It is in the interpretation. This is where meaning and interpretation can come in again. If I interpret you as over there and I’m over here, then I have a different way of engaging and participating with you. I become a judgment machine. I look at Stephan and say, “He’s this tall, he’s this, he’s that.” Instead of just observing that, then I began to have my judgments about it, about you because you are over there and I’m only here. We’re disconnected. We’re separate. The emerging paradigm of ecology and relatedness is saying fundamentally that there is no separation. It’s also saying that when I encounter you, what I’m encountering is an aspect of myself which is the whole. To begin to listen in such a way that every human being I meet has intrinsic validation already and I become a different listener. I listen for that which connects us versus that which separates us.

There’s a listening exercise we do call generous listening where number one is to pay attention. Paying attention meaning especially in our automated world means putting everything down, “I am listening. You have my full attention. You have my full engagement right here, right now with you,” yet at the same time, all this chatter is going on. The distractions are going on. The more we can practice mindfulness, meaning learning how to be present, not to be distracted or when a distraction arises, how to notice it and then come back to giving you my full undivided attention. Then when I’m listening in that way, I can begin to listen to your meanings. Even though I’m listening to your meanings through my meanings, something can disappear and allow for space for us to be there, connected and engaged. Another word for that is intimacy, to be intimately there fully with you. Intimacy has to do with immersing ourselves in our relatedness where there’s a disappearance of that which we have decided separates us. In the presence of your life and your worldview, my worldview which are shared realities anyway, not separations. Then I can relate to you as someone I care deeply for.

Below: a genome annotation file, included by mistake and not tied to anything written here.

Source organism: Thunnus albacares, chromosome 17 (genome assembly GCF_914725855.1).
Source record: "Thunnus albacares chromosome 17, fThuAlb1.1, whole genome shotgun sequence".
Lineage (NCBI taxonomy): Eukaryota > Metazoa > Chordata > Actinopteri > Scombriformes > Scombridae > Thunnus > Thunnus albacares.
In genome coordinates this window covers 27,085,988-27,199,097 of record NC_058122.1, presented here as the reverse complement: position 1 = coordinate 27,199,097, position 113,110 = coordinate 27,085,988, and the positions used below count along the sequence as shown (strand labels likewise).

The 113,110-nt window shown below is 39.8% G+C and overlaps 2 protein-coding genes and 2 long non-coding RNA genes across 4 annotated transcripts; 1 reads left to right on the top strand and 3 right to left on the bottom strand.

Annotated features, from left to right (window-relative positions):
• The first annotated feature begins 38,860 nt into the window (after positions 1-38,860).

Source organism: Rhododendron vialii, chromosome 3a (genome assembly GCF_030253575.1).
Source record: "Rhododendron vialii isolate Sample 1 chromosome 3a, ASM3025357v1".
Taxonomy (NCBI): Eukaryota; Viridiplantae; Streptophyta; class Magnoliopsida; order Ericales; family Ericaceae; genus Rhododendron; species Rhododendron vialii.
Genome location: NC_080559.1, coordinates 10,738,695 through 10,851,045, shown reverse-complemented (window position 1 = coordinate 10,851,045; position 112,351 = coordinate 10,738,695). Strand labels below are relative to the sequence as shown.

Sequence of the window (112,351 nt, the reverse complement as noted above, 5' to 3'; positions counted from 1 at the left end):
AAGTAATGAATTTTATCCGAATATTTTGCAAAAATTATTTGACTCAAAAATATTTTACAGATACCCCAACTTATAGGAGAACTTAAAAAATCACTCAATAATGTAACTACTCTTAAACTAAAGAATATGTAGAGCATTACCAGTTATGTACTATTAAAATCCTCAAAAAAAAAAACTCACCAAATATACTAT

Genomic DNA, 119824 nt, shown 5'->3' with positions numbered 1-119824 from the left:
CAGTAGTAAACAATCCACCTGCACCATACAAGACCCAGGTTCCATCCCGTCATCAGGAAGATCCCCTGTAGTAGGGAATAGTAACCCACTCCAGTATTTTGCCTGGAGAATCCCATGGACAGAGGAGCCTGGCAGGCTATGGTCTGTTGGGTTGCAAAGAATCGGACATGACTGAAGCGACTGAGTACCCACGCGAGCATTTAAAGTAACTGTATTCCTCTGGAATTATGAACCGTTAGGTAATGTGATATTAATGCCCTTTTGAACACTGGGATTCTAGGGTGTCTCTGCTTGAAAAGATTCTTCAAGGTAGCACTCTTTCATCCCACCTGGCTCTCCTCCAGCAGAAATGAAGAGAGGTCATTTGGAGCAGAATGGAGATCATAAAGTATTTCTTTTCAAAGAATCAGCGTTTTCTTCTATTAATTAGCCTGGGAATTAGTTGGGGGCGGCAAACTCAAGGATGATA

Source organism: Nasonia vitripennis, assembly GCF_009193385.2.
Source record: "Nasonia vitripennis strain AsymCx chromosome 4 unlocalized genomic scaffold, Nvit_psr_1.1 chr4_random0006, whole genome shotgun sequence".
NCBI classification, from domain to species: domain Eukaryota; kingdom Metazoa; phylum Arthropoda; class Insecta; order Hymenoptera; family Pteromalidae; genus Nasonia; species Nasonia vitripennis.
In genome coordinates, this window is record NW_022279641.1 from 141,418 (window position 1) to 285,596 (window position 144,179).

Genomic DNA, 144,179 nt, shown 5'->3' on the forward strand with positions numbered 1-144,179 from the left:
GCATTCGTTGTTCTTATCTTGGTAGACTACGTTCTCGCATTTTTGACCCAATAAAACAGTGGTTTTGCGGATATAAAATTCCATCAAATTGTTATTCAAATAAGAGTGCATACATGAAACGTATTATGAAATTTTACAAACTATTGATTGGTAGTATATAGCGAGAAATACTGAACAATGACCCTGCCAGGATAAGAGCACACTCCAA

Generous listening is a prerequisite to intimacy. If you’re on a date with your significant other and you have your cell phone on the table even if you’re not looking at it, that is not generous listening because part of your attention is taken away by that cell phone and its presence. You’re not fully present with your partner. Your brain is partially occupied on that phone. That’s not general listening. Put it away and turn off notifications and buzzes and beeps and all that, so you can be fully present and build that intimacy.

One of the issues that we face in our country is drug overdose and abuse. I assert that it has something to do with this domain of lack of intimacy, lack of relatedness and lack of connection. The more disconnected we become, the more we rely on our gadgets. We don’t have a way of dealing with the loneliness that human beings can and often do experience not because the loneliness is built into the game completely by itself, but because we don’t know how to connect. Put the gadgets down when your kids come in. Turn the TVs off, the iPads, whatever technology we have and say, “Tonight, you and I and the family will have dinner together.” Do you remember when we used to do that? I don’t know how old you are. Dinnertime was a time where you got together, you shared about your day. What happened there? That’s disappearing from our world. When that happens, then there is no relating. There is a transaction, but not relating. The very fiber of our being is relatedness. When we come out of that, then there’s a tremendous amount of suffering.

Intimacy has to do with immersing ourselves in our relatedness where there’s a disappearance of that which we have decided separates us.

The truth is we’re all interconnected, yet we feel so alone because we get distracted and disconnected even though we have all these amazing devices. All the technology that connects us, we’re not using it for that. We’re using it for distraction and to feed the addiction.